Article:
LIFE IS NOISE is proud to announce the selected support acts for Alcest’s upcoming tour across Australia and New Zealand, starting late April.
With San Fran in Wellington as the first stop, Alcest will find themselves supported by monstrous experimental post-rock compositions from Into Orbit, along with lush, spacious soundscapes from Hiboux on Sunday, April 23.
Attendees to Auckland’s Whammy Bar will find themselves crushed by Mothra’s combination of gnashing yet open style of psychedelic atmospheric sludge, as The Dark Third precede the show with their galloping brand of post-rock at the show on Monday, April 24.
Brisbane’s Crowbar plays host to a different kind of vibe with Deafcult on support, performing with a formidable balance between shoegaze, pop and a robust command of the genre defining ‘wall of noise’, come Tuesday, April 25.
Sydney’s show at Manning Bar will take a turn for the darker, as experimental black metal artist Germ unleashes a balanced set of soaring, weightless riffs juxtaposed by punishing drums and ethereal shredding. The Veil will also hit home with their angular brand of multi-genred post-rock, adding commanding vocals to atmospheric instrumentals for salient effect to their performance on Thursday, April 27.
Max Watt’s in Melbourne plays host to the formidable Alithia, revered for performing a futuristic twist on the post-metal genre in a high-energy live format. Folk inspired forest metal act Arbrynth will open the night with their colourful mix of ascending compositions, contrasted by rasping howls on Friday, April 28.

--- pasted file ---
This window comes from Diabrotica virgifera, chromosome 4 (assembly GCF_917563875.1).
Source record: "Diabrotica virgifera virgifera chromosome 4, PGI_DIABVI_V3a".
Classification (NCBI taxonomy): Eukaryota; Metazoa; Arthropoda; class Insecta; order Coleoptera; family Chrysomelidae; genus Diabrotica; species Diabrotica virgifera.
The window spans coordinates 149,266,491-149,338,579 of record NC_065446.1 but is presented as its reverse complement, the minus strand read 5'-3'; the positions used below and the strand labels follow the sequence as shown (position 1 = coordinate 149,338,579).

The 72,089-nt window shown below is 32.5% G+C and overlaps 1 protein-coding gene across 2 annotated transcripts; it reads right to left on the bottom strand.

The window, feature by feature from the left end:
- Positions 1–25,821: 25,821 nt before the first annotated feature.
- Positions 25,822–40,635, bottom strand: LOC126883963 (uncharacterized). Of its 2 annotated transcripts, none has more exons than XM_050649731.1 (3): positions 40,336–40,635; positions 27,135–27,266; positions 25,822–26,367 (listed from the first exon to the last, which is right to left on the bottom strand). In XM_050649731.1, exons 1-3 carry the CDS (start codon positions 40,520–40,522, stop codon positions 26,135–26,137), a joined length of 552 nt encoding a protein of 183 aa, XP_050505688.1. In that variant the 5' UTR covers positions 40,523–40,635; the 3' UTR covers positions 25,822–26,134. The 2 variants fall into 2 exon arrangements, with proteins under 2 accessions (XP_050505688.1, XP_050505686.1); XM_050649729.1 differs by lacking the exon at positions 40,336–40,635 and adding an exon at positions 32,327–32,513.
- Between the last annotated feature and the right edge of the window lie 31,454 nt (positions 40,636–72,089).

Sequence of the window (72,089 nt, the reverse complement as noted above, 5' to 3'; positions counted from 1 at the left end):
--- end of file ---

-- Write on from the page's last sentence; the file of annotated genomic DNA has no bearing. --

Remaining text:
With Badlands in Perth as their final destination, Alcest will leave the country supported by Illyria’s cataclysmic post-black metal creating a balance between gut-wrenching chaos and delicate, forlorn riffwork. Bolt Gun will also be heading down from Fremantle to make an appearance, treating attendees to a set of thunderous blackened ambience on Saturday, April 29.
Catch Alcest on the following dates:
Wellington – San Fran – Sun April 23 w/ INTO ORBIT + HIBOUX
Auckland – Whammy Bar – Mon April 24 w/ MOTHRA + THE DARK THIRD
Brisbane – Crowbar – Tues April 25 w/ DEAFCULT
Sydney – Manning Bar – Thurs April 27 w/ GERM + THE VEIL
Melbourne – Max Watt’s – Frid April 28 w/ ALITHIA + ARBRYNTH
Perth – Badlands – Sat April 29 w/ ILLYRIA + BOLT GUN
Pallbearer’s return with their third album, Heartless, is a subtle step forward for the band as they carefully refine their thick yet polished style of long-form doom. It’s an album that draws on the strengths of doom acts of ages past while presenting something distinctively its own – not so much drastically changing the formula of presenting serpentine lead guitar over grunting low-end doom riffs, but rather taking the time to slowly improve on what’s there.